Wednesday, September 4, 2013

The State Quarters Games

When I was a kid, I had a penny and nickel collection. I had a lot of fun looking for coins with dates to fill in the missing slots in my coin collection book. 

Then I got older and needed every nickel and dime to pay for grad school. I didn't pay attention to any coins except how they paid for my tuition, room, food, and books.

Fast forward to working, starting a family, and other hobbies. Coin collecting didn't fit in my schedule.
I didn't totally ignore our currency. I remember hearing about the state quarters, but figured that was a clever gimmick to get a lot of quarters out of circulation, and I just wasn't interested. 

However, now I've had a change of mind. It occurred to me that the state quarters would be a great way for Desert Boy to learn some geography. So we sorted through our change bowl and pulled out the state quarters.
 Oh my goodness, that writing and those images on the quarters sure are small! We pulled out a magnifying glass to get a better look.

 Of course Desert Girl wanted in on the action. Her first job was to sort the eagle quarters from all the other quarters. She did a fine job of that.

Then Desert Boy started looking at the quarters and finding where they belonged. We used our game board from Where in the USA is Carmen Sandiego (a wonderful thrift store find at $1!), but any large USA map would do.

 After we had gone through our change bowl, we found that we had quarters for 24 states.

I looked up some information about the state quarters and found it fascinating. The U.S. Mint issued the 50 state quarters from 1999 to 2008, with five a year. They made varying numbers of quarters, from 416,000 for Oklahoma up to 1.59 million for Virginia. The U.S. Treasury was against the project, citing the "Disneyfication" of the currency. But it's estimated that nearly half of U.S. citizens collected the quarters, with $3 billion made in profit, due to coins taken out of circulation (Wikipedia).

The quarters were issued in the order that the states ratified the constitution, and you can see illustrations of them all on Wikipedia.

As we were going through the quarters, I noted one from Puerto Rico. What? That's not a state! It turns out that after the 50 states, quarters were issued for the District of Columbia and the U.S. Territories: Puerto Rico, Guam, American Samoa, U.S. Virgin Islands, and Northern Mariana Islands. We don't even think about the territories much, so these quarters (which were issued in relatively small numbers) are a little reminder of where U.S. money is going (and perhaps where you should plan a vacation if you don't want to get a passport?).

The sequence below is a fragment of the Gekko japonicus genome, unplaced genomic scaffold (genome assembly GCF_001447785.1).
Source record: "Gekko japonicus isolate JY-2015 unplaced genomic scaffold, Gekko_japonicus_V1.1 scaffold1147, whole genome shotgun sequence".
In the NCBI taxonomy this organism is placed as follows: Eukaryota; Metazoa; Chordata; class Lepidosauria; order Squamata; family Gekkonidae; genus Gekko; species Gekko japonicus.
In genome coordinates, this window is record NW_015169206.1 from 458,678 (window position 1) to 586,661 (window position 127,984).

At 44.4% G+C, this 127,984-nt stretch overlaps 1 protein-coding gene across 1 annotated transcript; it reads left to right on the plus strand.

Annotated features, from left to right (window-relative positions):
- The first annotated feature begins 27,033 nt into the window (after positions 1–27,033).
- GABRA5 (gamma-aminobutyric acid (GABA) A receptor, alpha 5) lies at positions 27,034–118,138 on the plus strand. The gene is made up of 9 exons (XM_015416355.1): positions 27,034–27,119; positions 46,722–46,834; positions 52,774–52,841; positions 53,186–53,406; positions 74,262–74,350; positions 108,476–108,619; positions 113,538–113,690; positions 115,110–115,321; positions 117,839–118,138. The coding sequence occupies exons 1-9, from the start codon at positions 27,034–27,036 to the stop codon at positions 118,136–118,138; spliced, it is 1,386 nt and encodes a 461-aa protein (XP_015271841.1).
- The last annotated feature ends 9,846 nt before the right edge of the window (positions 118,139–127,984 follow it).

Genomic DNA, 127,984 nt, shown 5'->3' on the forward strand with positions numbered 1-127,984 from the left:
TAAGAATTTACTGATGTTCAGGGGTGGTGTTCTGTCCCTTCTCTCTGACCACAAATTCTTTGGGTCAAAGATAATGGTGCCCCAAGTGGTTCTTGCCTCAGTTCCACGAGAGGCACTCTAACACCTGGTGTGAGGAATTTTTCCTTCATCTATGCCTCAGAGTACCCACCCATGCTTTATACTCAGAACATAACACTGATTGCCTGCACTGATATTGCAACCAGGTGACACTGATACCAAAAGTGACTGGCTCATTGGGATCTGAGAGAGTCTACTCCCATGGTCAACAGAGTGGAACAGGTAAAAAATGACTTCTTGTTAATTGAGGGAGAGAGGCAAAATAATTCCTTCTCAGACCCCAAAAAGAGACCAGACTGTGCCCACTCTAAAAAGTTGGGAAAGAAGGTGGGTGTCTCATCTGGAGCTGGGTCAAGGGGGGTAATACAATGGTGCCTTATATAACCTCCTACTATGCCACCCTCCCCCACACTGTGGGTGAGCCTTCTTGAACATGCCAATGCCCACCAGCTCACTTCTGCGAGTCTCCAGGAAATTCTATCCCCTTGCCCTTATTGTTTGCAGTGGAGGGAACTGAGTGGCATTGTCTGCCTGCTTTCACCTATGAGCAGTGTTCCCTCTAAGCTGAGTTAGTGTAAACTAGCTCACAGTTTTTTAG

We also found some quarters with places like Mount Hood, Chickisaw, Gettysburg, and my favorite, Great Basin. These are part of the America the Beautiful quarters, which started in 2010 and issues five quarters a year, one of a beautiful place (often a national park) in each state or territory.

You can find out more about all these programs, plus access curriculums at the U.S. Mint website.

In the meantime, we raided a piggybank and found even more state quarters, so we're now up to 45. Desert Boy can't wait to find the Texas quarter. And he knows where on the map it goes.

We like to play different games with the state quarters.

1. Race to put five quarters on the map. (2 to 10 players) Each player gets five quarters, and then when the time starts, puts the quarters on the correct state as fast as possible. First player wins.

2. Locate the state in order of joining the U.S. (one or multiple players, one person to read the order).  Using information from the Wikipedia website, have the player(s) find the states in the order they ratified the Constitution, picking up the quarters as they find them. Do you know which was first? (Hint: this state quarter has Caesar Rodney on it.)

3. Locate the states in alphabetical order. (one or multiple players, one person to read the order).
Using information from the U.S. Mint website, have the player(s) find the states in alphabetical order, picking up the quarters as they find them.

4. Find how many state quarters have horses on them. Or airplanes. Or ships. Or flowers. Or birds. Or words in other languages. Or people. Or outlines of states. Or their state nicknames. Or their state mottoes. This is a great game to really look at the different quarter designs and study them.

5. Pick your favorite quarter design and explain why you like it! Everyone is a winner in this game!

If you'd like to play some more games, the U.S. Mint has a game page!

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